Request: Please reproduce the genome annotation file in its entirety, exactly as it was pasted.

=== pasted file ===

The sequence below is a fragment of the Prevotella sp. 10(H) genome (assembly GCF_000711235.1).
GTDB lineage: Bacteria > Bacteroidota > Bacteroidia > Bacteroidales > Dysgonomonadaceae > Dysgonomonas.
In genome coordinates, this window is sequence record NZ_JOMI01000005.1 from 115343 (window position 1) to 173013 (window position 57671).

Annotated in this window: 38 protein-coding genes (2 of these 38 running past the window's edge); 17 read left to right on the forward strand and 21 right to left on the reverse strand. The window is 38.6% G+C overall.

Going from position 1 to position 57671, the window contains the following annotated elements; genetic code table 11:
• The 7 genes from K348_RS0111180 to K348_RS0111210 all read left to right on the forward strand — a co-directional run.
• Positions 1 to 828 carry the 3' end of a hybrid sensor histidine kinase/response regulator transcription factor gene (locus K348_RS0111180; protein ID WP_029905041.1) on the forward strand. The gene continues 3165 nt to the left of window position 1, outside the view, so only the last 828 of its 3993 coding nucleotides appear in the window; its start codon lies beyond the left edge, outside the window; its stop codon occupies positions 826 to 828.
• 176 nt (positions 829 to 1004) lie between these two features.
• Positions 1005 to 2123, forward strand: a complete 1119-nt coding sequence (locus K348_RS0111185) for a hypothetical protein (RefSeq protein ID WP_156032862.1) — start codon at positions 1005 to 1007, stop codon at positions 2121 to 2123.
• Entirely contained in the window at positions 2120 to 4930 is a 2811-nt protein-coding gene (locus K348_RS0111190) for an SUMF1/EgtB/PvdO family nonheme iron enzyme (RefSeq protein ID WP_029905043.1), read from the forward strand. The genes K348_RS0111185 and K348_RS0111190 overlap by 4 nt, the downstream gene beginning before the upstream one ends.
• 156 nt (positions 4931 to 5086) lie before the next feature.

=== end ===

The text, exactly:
The sequence below is a fragment of the Prevotella sp. 10(H) genome (assembly GCF_000711235.1).
GTDB lineage: Bacteria > Bacteroidota > Bacteroidia > Bacteroidales > Dysgonomonadaceae > Dysgonomonas.
In genome coordinates, this window is sequence record NZ_JOMI01000005.1 from 115343 (window position 1) to 173013 (window position 57671).

Annotated in this window: 38 protein-coding genes (2 of these 38 running past the window's edge); 17 read left to right on the forward strand and 21 right to left on the reverse strand. The window is 38.6% G+C overall.

Going from position 1 to position 57671, the window contains the following annotated elements; genetic code table 11:
• The 7 genes from K348_RS0111180 to K348_RS0111210 all read left to right on the forward strand — a co-directional run.
• Positions 1 to 828 carry the 3' end of a hybrid sensor histidine kinase/response regulator transcription factor gene (locus K348_RS0111180; protein ID WP_029905041.1) on the forward strand. The gene continues 3165 nt to the left of window position 1, outside the view, so only the last 828 of its 3993 coding nucleotides appear in the window; its start codon lies beyond the left edge, outside the window; its stop codon occupies positions 826 to 828.
• 176 nt (positions 829 to 1004) lie between these two features.
• Positions 1005 to 2123, forward strand: a complete 1119-nt coding sequence (locus K348_RS0111185) for a hypothetical protein (RefSeq protein ID WP_156032862.1) — start codon at positions 1005 to 1007, stop codon at positions 2121 to 2123.
• Entirely contained in the window at positions 2120 to 4930 is a 2811-nt protein-coding gene (locus K348_RS0111190) for an SUMF1/EgtB/PvdO family nonheme iron enzyme (RefSeq protein ID WP_029905043.1), read from the forward strand. The genes K348_RS0111185 and K348_RS0111190 overlap by 4 nt, the downstream gene beginning before the upstream one ends.
• 156 nt (positions 4931 to 5086) lie before the next feature.